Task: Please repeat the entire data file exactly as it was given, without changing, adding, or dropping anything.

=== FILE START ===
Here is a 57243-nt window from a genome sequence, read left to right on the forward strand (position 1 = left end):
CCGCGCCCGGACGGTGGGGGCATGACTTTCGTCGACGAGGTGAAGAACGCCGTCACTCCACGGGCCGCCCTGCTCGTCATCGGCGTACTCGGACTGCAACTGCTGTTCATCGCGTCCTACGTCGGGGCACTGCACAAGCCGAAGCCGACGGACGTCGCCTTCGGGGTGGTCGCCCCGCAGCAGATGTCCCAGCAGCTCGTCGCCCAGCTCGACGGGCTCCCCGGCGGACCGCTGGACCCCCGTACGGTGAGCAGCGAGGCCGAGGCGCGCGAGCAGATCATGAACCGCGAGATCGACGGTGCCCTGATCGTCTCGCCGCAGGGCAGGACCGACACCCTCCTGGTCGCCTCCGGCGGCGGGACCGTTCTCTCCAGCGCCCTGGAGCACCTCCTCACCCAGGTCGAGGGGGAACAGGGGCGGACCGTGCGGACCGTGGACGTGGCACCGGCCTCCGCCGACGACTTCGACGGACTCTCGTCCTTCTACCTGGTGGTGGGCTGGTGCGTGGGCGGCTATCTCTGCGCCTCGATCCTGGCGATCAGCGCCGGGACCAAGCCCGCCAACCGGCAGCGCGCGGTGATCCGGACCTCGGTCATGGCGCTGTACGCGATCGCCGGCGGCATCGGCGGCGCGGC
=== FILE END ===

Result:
Here is a 57243-nt window from a genome sequence, read left to right on the forward strand (position 1 = left end):
CCGCGCCCGGACGGTGGGGGCATGACTTTCGTCGACGAGGTGAAGAACGCCGTCACTCCACGGGCCGCCCTGCTCGTCATCGGCGTACTCGGACTGCAACTGCTGTTCATCGCGTCCTACGTCGGGGCACTGCACAAGCCGAAGCCGACGGACGTCGCCTTCGGGGTGGTCGCCCCGCAGCAGATGTCCCAGCAGCTCGTCGCCCAGCTCGACGGGCTCCCCGGCGGACCGCTGGACCCCCGTACGGTGAGCAGCGAGGCCGAGGCGCGCGAGCAGATCATGAACCGCGAGATCGACGGTGCCCTGATCGTCTCGCCGCAGGGCAGGACCGACACCCTCCTGGTCGCCTCCGGCGGCGGGACCGTTCTCTCCAGCGCCCTGGAGCACCTCCTCACCCAGGTCGAGGGGGAACAGGGGCGGACCGTGCGGACCGTGGACGTGGCACCGGCCTCCGCCGACGACTTCGACGGACTCTCGTCCTTCTACCTGGTGGTGGGCTGGTGCGTGGGCGGCTATCTCTGCGCCTCGATCCTGGCGATCAGCGCCGGGACCAAGCCCGCCAACCGGCAGCGCGCGGTGATCCGGACCTCGGTCATGGCGCTGTACGCGATCGCCGGCGGCATCGGCGGCGCGGC